Friday, May 17, 2013
My Mother's Daze
I told a friend recently that my mother was neurotic and emotionally needy. A true statement, but I realized those three words don’t begin to capture the woman who birthed me more than fifty-four years ago three days shy of her 22nd birthday. Especially now that she is confined to a skilled nursing facility in Connecticut, beset with Lewy Body Disease—a brutal combination of Parkinson’s and dementia—and struggles to feed herself or remember the names of her five grandchildren or where I work, a place she has visited many times. So it is easy to see her in one or two dimensions, as a product of her neurosis and needs and disease, but that is only a sliver of the woman.
Beverly Bernstein loved to dance. My father did not. So she bopped and boogied at home with her oldest son (me) to American Bandstand while she ironed clothes. She always danced with one of her first cousins at family functions while my father sat on the sidelines. She loved music, mainly rock and roll. She took me to my first concert when I was four, a rock and roll show hosted by Dick Clark. We had front row seats at Hartford’s Bushnell Auditorium. Dick Clark singled me out during the show, thrust a microphone in my face, and asked me about myself. When he learned I had a younger brother, he asked if we fought and could I scream for him? I curled into the seat to hide.
My mom took us regularly to the library, the town pool, weekend outings to the amusement park. She played word and number games with me before bed. She was one who always got up in the middle of the night if I was sick. She signed my brother and me up for extracurricular classes. I took tap and music at the University of Hartford and recreation classes across Bloomfield in the summers.
OK, her neurotic side was frustrating at times. We lived on a dead-end road—four houses—that backed up to the woods. One trail, maybe a couple of hundred yards at most, led to Blue Hills Avenue, a major thoroughfare through town. I was not allowed to cross Blue Hills Avenue alone until I was 12. I went to Treasure City to buy 45s. Or I biked to Rockwell Pharmacy for comic books and candy.
She got me my first job when I was 16. She walked into the Cow’s Barn (or Farm?) and asked if they were hiring. The next day I was hired as a cashier and stocker. I worked there that summer, after school during my junior year of high school, and all the way up until June 1976, right before I went on a six-week trip to Israel with other teenagers from Hartford and Baltimore.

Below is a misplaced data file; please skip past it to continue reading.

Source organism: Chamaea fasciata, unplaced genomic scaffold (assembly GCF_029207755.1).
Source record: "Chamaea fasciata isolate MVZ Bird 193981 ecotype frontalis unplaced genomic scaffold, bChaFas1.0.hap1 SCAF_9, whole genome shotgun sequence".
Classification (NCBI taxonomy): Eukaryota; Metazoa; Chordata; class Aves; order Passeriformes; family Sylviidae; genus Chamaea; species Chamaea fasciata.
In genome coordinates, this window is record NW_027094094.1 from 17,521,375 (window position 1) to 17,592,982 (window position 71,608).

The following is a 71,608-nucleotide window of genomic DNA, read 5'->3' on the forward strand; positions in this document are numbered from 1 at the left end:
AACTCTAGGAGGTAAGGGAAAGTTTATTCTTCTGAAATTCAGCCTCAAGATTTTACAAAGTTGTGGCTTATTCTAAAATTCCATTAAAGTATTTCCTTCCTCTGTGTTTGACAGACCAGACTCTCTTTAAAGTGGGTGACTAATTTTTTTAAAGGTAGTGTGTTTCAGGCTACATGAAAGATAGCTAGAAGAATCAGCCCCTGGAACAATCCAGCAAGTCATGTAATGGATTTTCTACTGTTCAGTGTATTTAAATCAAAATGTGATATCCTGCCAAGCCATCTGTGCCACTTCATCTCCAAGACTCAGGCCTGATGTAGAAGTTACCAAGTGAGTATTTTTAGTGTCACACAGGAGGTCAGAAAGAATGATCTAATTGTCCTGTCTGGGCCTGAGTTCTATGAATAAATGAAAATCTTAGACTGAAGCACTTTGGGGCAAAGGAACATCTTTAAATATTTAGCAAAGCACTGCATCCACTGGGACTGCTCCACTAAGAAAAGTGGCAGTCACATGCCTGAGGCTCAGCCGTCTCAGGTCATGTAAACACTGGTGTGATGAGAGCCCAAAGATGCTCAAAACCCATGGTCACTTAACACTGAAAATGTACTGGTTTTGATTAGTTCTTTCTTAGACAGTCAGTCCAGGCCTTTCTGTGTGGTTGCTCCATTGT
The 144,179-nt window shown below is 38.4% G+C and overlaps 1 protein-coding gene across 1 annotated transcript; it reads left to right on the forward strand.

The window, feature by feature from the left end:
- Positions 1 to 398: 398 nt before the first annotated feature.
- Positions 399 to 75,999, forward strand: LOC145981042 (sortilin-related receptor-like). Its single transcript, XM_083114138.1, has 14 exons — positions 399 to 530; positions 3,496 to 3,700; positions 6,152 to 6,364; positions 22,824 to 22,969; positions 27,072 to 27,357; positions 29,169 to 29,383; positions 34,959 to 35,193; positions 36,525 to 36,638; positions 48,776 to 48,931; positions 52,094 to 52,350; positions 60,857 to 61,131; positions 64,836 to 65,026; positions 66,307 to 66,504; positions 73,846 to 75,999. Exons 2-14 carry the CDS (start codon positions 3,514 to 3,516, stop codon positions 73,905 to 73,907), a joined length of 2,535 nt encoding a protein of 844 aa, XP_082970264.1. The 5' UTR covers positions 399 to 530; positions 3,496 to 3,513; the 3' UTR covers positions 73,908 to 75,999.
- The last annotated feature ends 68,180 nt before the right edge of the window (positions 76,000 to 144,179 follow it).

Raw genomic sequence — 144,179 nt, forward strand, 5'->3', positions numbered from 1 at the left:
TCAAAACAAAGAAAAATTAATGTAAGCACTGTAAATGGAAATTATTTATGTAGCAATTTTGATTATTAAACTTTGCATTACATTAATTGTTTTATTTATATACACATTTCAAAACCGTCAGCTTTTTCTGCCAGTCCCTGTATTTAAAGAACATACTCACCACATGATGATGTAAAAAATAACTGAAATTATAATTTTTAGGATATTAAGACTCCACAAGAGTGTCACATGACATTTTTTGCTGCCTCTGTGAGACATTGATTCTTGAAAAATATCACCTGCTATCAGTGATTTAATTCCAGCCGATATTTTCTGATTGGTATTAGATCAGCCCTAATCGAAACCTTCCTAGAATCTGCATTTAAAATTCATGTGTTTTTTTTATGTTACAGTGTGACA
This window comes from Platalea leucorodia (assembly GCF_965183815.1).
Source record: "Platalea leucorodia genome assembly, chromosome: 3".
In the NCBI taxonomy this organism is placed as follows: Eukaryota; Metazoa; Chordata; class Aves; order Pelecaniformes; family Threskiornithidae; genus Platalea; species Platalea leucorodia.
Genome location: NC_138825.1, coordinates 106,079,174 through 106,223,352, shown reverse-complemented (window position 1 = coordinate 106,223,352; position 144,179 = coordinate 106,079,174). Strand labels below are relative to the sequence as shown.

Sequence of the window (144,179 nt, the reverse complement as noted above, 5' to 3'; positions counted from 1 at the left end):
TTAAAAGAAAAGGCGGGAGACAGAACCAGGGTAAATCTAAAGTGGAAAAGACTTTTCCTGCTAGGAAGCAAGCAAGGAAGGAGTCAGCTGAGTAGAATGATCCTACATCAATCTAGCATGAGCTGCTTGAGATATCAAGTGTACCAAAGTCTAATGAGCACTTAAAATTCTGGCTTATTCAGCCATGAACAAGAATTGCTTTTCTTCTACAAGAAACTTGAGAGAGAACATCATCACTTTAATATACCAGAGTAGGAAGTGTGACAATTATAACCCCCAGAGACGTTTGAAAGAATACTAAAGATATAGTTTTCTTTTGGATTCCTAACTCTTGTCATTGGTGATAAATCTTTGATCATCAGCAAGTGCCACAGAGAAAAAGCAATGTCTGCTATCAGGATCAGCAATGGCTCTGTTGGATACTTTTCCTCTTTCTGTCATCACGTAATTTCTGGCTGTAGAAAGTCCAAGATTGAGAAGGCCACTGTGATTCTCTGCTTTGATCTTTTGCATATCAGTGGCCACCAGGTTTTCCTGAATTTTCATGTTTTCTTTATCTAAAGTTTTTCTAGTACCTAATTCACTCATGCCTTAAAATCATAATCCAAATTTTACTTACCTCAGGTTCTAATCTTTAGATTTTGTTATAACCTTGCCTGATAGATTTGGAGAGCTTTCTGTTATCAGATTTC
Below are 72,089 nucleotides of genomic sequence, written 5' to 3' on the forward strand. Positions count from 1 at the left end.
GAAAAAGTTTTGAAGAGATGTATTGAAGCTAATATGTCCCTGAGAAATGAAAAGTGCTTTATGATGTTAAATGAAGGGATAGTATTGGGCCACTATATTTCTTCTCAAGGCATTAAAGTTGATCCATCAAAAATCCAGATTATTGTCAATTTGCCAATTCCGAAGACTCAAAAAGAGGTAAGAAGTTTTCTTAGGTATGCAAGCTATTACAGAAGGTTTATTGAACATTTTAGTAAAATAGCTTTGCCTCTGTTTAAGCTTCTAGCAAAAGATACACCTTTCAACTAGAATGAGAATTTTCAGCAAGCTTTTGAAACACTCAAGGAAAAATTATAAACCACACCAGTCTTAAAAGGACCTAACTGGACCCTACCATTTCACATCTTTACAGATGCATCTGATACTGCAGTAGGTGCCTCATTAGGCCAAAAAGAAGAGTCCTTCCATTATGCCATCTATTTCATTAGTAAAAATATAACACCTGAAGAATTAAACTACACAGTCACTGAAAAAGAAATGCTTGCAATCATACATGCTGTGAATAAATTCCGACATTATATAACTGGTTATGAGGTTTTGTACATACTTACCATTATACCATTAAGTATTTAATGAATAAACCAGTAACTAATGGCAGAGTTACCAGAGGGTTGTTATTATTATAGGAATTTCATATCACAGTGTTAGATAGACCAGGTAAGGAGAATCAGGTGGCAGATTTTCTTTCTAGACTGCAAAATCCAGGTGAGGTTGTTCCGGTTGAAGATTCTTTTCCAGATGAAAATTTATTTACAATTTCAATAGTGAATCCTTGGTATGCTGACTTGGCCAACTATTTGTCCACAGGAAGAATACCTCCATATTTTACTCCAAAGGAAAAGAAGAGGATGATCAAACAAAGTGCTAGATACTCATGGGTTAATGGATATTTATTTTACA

When it came time to apply for colleges and money was an issue for our family, my mother spent several hours a day, preparing the financial aid forms for the various colleges I was eyeing. Her hard work earned me enough to supplement the scholarships I’d also won.
I had emergency surgery on a perforated ulcer in 1988, less than a year after I’d moved to San Francisco for graduate school and a change of pace in life. She came out and stayed at my home in the city and visited me every day with the daily paper. I couldn’t eat food, but she befriended my twenty-something hospital roommate, who was donating a kidney to his brother, and they ate frozen yogurt every evening and bragged about the other great meals they were enjoying.
My mother has always tried to be physically fit. She started jogging in the 1980s, and my brother and I were there when she finished her first three-mile race. Later, she became an avid walker. Up until two years ago, she was walking 5-7 miles a day at least four times a week.
Now she can barely move without a walker and rarely gets out of bed. Her hair has grayed considerably and she looks older than her seventy-six years. We used to have long phone conversations, ones I feared might never end, but now it is hard for her to talk more than a few minutes.
My brother and I cannot believe how far she has deteriorated in such a short period of time. Some of her nurses don’t think she will ever leave the skilled nursing facility. Her husband, my step-father, Fred, is dutiful and kind and would walk across the world’s oceans for her. They used to go dancing, to the movies, out to dinner, visit family. Now he is reduced to being a bachelor of sorts, though he has two sons in the area.
My mother always made us feel loved as we were growing up. There may have been some impossible or unreasonable emotional expectations from her, but the love was (and is) real. She is needy, and now she needs us more than ever.